A still further advance in this art is disclosed in U.S. Pat. No. 5,564,634 issued on Oct. 15, 1996 to Rouse et al. titled RUBBER COMMINUTING APPARATUS. In this device, instead of using stones mounted for rotation about a vertical axis, rotation around a horizontal axis is employed. Furthermore, the device described in the preferred embodiment of this patent includes two vertically mounted grinding stones which do not rotate and which are spaced apart from one another to act as stators. Located between them is a pair of outwardly facing rotor stones. The spacing between the opposed sets of grinding stones is established by increasing or decreasing the spacing between the stators, and while the rotors rotate for grinding, the floating center stones will position themselves equally between the two stators so as to equalize the dynamic slurry pressure imposed during the grinding process upon the faces of the stone.
The particular grinding stones used in such processes have also been described in the aforementioned '634 patent. The stones themselves have various grit sizes established by known techniques, and the mounting of them to the various support plates is also described in this patent. A preferred mounting technique is that described in the aforementioned Rine patent where grinding discs are placed under a compressive load sufficient to counter the tension loads during use. Preferably the compression loading is provided by taper elements incorporating the wheels themselves or by taper elements other than the wheels, such as fluid actuated clamps and elements external to the wheels that induce the compression. Examples of each are shown in FIGS. 1 and 2 of the Rine patent. The Rouse et al. '634 patent also describes an inherent disadvantage in the Rine system. Namely, because of the clamping structure used to counter the tension loads, the stones may only be used until they are worn down to the upper surface of the clamping members. At this point, the stones must be replaced. Adhesive mounting of stones, permitting the stone to be ground essentially down to the level of the stator can nearly double the life of the stone. While adhesive binding of the stones to the mounting plates is referred to in this patent, no examples are provided of suitable systems, and, to the knowledge of the present inventor, no suitable commercial systems based upon the use of adhesives alone to bind the stone to the backing plates are in commercial operation.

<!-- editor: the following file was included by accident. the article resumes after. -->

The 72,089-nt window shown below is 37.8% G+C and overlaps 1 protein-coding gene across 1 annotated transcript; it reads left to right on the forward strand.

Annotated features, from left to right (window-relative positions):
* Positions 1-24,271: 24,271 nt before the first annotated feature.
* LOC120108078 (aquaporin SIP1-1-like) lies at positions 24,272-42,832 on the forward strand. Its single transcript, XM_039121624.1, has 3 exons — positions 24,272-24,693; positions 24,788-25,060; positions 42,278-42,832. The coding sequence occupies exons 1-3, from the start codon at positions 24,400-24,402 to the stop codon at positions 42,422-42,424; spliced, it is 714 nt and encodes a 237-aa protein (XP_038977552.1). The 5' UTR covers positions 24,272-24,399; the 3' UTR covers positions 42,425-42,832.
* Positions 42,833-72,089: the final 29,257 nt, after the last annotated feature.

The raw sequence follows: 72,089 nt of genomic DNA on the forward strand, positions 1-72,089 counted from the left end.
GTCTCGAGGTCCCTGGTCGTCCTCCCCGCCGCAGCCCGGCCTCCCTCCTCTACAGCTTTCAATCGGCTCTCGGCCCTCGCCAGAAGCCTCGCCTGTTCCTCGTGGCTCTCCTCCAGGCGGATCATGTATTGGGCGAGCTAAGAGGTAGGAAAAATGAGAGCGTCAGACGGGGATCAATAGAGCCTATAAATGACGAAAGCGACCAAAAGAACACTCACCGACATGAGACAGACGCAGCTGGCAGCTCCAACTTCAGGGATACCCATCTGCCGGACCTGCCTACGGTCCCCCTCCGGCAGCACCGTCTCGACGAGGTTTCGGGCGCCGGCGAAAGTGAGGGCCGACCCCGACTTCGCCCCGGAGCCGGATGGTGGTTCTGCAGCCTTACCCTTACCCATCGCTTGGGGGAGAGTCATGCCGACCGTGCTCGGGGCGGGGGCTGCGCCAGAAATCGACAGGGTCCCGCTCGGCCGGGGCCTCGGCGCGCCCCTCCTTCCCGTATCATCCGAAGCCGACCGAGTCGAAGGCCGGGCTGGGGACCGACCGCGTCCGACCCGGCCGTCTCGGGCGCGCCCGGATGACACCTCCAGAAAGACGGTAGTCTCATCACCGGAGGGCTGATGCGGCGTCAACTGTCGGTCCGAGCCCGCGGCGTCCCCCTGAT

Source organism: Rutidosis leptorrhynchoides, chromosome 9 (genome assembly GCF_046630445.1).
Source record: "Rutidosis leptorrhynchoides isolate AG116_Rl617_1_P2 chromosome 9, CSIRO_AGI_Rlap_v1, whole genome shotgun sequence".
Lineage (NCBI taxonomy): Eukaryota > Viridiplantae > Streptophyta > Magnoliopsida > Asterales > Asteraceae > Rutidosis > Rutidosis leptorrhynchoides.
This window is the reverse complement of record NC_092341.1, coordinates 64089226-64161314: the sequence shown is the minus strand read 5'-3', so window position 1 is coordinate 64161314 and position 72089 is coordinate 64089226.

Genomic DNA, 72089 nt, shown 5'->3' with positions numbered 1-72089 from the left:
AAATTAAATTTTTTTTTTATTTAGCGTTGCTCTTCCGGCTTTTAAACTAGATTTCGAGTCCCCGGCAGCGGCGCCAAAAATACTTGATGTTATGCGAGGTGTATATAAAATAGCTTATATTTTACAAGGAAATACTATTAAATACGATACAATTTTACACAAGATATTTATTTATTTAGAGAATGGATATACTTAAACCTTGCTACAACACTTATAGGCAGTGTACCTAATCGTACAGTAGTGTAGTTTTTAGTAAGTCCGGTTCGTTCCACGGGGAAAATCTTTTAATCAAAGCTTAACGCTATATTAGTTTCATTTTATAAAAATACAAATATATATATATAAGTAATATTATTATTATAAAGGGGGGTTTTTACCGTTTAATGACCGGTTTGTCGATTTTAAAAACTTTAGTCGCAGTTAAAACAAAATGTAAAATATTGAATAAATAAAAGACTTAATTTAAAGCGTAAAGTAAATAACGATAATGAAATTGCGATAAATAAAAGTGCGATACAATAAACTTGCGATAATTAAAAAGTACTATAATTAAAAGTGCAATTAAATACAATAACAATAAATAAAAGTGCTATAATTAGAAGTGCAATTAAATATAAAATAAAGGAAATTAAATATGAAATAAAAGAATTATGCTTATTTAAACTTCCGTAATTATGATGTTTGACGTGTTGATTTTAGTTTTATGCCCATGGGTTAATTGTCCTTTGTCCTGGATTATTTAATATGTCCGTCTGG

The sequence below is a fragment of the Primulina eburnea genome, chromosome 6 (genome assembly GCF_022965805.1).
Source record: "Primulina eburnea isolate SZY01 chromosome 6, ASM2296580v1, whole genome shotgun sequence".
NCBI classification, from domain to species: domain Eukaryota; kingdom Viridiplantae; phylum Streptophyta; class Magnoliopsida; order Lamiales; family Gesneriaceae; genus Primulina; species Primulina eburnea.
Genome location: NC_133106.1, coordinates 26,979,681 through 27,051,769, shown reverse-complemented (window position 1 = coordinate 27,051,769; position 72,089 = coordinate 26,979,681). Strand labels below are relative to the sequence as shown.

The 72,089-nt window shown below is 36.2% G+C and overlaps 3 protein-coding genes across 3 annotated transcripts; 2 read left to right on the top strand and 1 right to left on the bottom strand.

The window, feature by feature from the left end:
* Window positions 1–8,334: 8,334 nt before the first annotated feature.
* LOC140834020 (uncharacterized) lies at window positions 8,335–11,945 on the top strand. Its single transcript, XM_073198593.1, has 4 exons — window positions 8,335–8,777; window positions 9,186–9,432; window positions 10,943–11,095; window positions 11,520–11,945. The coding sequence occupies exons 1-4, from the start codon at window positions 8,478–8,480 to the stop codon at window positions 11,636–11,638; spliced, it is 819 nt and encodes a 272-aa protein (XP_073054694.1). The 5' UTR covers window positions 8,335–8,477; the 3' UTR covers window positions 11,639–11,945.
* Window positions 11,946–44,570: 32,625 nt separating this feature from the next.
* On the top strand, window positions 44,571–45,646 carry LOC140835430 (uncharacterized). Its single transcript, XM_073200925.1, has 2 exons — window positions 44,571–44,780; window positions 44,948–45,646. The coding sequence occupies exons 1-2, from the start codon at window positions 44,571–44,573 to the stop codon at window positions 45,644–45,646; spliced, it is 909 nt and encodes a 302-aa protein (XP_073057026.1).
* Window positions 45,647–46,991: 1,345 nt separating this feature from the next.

Grinding stones used in the aforementioned systems typically include silicon carbide as the grit material and a vitrified ceramic binder. Such stones are expensive, especially in situations where only a portion of the stone thickness is utilized (e.g., in systems where a mechanical stone containment system) such as that described in the Rine '623 patent, is used. The cost of the stones is due in large part to the cost of stone ingredients and to the cost of the energy required to melt the ceramic binder and to apply pressure to the stones during their molding processes.
Less expensive grinding stones, especially ones which retain grinding properties similar to those currently in use, would represent a very significant advance in the particle comminuting art.